AG: Manifesting a Life of Reconciliation

Assemblies of God ordained pastor and educator Derrick R. Rosenior sits thoughtfully at his desk, reflecting on the two framed documents that strategically adorn his office wall: the Emancipation Proclamation and the Declaration of Independence. He refers to the pair as “freedom documents,” both purposefully signaling his passion to advocate for racial reconciliation in the Church.

While currently serving as president of the Southern California chapter of the AG’s National Black Fellowship, Rosenior, 46, frequently speaks to groups on matters of race relations and faith. To Rosenior, the Church’s mission should be greater than what is practiced within its four walls. He envisions the Church spearheading changes in race relations.

“We cannot surrender and give this issue over to secularism,” says Rosenior. “We should model reconciliation to the world.”

Rosenior speaks fervently on his calling to help the Church take on a leadership role in unifying people not only in terms of race, but also in gender and socioeconomic status.

“In life, you meet a few people who leave a certain impression,” says AG urban ministry pioneer Spencer Jones, 75. “Over time, people can lose their passion due to roadblocks, but Dr. Rosenior has not lost his zeal and level of commitment to do this kind of work.”

The National Black Fellowship recently published a 40th anniversary commemorative book entitled Enough, featuring an article by Rosenior on the history of Blacks in the Assemblies of God.

“Dr. Rosenior’s knowledge and practical application of racial reconciliation demonstrates the life of Jesus, one of both grace and truth,” says NBF President Walter F. Harvey, 60.

Rosenior also is presently serving as teaching pastor at Orange County First Assembly of God in California. There, Rosenior sees a unique opportunity in using his passion for teaching intercultural communication to likewise call for more conversations that will bring healing.

“The vision for our ministry is intentional in creating a diverse congregation,” says Rosenior. “We have an English-speaking congregation, a Hispanic congregation, and one of the largest deaf congregations in Southern California.”

Rosenior reflects on the Azusa Street Revival of 1906, a notable event in the rise of the Pentecostal and charismatic movements, led by Black minister William J. Seymour. Rosenior notes that the historic event in Los Angeles was an interracial gathering, comprised of worshippers who traveled from cities around the country to attend the revival services.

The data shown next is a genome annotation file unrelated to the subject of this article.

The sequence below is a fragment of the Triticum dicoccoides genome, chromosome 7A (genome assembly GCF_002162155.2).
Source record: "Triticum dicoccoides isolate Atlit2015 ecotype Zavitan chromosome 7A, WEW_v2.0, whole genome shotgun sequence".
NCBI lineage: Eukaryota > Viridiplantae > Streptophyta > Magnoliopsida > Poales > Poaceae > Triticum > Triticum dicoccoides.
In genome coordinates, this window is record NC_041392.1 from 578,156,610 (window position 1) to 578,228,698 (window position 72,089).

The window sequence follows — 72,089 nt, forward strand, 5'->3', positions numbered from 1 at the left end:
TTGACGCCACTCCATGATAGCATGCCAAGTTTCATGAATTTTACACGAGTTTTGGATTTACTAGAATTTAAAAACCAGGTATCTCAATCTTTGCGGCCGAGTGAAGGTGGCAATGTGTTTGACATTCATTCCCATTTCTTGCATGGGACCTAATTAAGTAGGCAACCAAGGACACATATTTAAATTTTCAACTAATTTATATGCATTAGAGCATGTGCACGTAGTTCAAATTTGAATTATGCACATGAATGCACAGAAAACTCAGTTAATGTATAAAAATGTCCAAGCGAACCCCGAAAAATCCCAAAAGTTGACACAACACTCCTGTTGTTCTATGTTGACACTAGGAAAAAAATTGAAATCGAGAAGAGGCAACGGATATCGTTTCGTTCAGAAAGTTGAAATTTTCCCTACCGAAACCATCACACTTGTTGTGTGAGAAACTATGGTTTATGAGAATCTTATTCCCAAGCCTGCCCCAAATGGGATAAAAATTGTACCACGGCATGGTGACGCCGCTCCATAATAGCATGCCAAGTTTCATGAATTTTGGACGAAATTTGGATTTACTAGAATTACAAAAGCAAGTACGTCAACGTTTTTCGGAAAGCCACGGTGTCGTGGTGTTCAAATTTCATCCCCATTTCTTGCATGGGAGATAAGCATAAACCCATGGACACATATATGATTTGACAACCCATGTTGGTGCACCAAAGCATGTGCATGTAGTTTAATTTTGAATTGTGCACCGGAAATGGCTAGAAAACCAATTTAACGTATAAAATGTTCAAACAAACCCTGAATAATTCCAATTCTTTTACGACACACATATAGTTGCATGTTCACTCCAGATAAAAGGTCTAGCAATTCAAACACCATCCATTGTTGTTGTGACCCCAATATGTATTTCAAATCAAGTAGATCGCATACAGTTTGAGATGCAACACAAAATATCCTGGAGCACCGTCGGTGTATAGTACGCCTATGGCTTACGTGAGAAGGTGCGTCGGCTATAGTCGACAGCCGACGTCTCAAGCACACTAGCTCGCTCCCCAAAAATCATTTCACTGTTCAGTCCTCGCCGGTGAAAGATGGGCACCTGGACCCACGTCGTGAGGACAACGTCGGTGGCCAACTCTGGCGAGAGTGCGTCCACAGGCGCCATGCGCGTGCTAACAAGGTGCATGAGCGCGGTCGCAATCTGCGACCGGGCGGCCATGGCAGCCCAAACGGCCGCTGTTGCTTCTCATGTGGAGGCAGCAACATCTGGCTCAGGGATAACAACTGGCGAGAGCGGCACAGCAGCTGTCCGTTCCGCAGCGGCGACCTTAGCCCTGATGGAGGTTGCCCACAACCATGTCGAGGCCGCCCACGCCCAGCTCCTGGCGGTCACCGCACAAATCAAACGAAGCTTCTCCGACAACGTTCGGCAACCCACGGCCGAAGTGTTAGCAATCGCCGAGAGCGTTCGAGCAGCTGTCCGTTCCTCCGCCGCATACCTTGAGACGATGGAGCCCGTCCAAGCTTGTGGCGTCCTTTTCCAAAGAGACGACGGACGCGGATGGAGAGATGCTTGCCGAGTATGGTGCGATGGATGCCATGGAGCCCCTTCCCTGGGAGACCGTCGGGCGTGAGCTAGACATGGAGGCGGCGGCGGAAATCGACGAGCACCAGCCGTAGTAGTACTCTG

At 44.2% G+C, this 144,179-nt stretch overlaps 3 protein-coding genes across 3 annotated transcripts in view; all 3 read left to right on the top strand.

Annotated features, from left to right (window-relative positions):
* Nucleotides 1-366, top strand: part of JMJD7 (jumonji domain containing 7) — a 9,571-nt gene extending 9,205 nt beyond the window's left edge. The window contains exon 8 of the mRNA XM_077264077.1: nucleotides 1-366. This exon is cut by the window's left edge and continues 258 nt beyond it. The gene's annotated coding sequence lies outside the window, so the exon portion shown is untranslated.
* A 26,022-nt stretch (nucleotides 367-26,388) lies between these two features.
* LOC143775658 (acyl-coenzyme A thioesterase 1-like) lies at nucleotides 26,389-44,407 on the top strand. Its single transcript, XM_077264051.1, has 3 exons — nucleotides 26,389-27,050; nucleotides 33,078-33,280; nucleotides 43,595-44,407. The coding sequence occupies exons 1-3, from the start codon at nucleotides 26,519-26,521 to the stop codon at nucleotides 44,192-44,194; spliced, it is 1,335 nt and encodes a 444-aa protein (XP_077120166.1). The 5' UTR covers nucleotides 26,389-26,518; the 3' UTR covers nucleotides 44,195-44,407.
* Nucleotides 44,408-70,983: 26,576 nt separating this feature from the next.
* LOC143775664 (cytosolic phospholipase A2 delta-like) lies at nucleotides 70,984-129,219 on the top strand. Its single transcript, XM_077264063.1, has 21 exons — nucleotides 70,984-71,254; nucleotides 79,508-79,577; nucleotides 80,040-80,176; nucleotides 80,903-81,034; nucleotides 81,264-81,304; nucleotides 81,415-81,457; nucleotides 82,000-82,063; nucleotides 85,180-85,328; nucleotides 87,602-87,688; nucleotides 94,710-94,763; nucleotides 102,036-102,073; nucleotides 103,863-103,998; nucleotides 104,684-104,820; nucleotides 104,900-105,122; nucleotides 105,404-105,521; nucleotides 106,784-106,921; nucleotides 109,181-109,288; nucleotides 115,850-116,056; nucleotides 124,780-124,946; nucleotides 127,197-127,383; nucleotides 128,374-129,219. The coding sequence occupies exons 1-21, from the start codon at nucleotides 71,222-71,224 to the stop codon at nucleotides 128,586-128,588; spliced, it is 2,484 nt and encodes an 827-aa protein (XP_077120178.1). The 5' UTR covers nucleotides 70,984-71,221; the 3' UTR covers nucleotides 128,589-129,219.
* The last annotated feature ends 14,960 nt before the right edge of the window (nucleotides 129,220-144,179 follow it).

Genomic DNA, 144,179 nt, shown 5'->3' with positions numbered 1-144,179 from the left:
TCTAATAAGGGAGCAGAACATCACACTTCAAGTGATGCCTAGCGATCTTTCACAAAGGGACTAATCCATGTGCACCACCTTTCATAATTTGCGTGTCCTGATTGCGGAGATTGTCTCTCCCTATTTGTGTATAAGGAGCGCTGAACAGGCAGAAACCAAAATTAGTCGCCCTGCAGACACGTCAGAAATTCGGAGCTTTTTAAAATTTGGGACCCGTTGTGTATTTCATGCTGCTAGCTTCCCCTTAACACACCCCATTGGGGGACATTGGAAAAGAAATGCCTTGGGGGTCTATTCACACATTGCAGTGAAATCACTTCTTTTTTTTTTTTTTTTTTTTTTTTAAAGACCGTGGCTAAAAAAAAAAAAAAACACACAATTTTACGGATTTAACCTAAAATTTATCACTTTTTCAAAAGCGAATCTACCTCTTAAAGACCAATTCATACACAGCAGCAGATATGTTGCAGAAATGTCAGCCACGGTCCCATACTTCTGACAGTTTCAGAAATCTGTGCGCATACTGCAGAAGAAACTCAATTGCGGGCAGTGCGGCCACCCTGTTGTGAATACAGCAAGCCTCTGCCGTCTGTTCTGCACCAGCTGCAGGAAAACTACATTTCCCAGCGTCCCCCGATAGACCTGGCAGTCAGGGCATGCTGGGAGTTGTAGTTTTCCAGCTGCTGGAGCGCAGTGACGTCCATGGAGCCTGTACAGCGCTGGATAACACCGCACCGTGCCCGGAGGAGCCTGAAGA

“When God’s Spirit moves, it breaks down walls,” he says. “But as a nation, we are so racially divided right now.”

Rosenior understands the consequences of racial division, as he traces his family ancestry back to former slaves in the U.S. His forefathers came to be known as Black Loyalists: African-American slaves who chose to join forces with the British during the American Revolution, with the promise of freedom.

When the British lost the war and could not make good on their pledge to the slaves, they shipped the Black Loyalists from their settlement in Nova Scotia, Canada, back to West Africa to the British colony of Sierra Leone. There, the former slaves founded a colony called Freetown, now the nation’s capital city. In 1792, the newly freed slaves prayed and dedicated the land to God — in the locale where Rosenior would be born nearly two centuries later.

“Dr. Rosenior’s ancestors are Pentecostal pioneers and pioneers of founding a nation,” Harvey says. “He is following in his natural and supernatural DNA.”

Rosenior’s family began attending a Pentecostal church in Sierra Leone when he was 10 years old. It shaped his appreciation and understanding of the Holy Spirit.

“Not only am I passionate about the Pentecostal movement and seeing a revival and a fresh outpouring of the Holy Spirit, but I believe that God has called us to be one in Christ as the apostle Paul describes to the Galatians (3:28),” Rosenior says.

Rosenior immigrated to the U.S. to pursue his education, ultimately earning a doctorate in rhetoric and intercultural communication from Howard University in Washington, D.C. He credits God’s orchestration of events in leading him to Embassy Church in Washington, D.C. He served as young adult pastor at the AG church.

He then transferred to Vanguard University in Costa Mesa, California, where he now resides with his wife, Karine. Rosenior has taught communication at Vanguard for the past 15 years, previously serving as Communication Department chair and director of the Lewis Institute for Pentecostal Studies.

Whether teaching in the university classroom or from behind the pulpit, Rosenior works daily to manifest a life that echoes the declarations of his chosen “freedom documents,” bearing witness to racial reconciliation, human liberty, and equality for all people.


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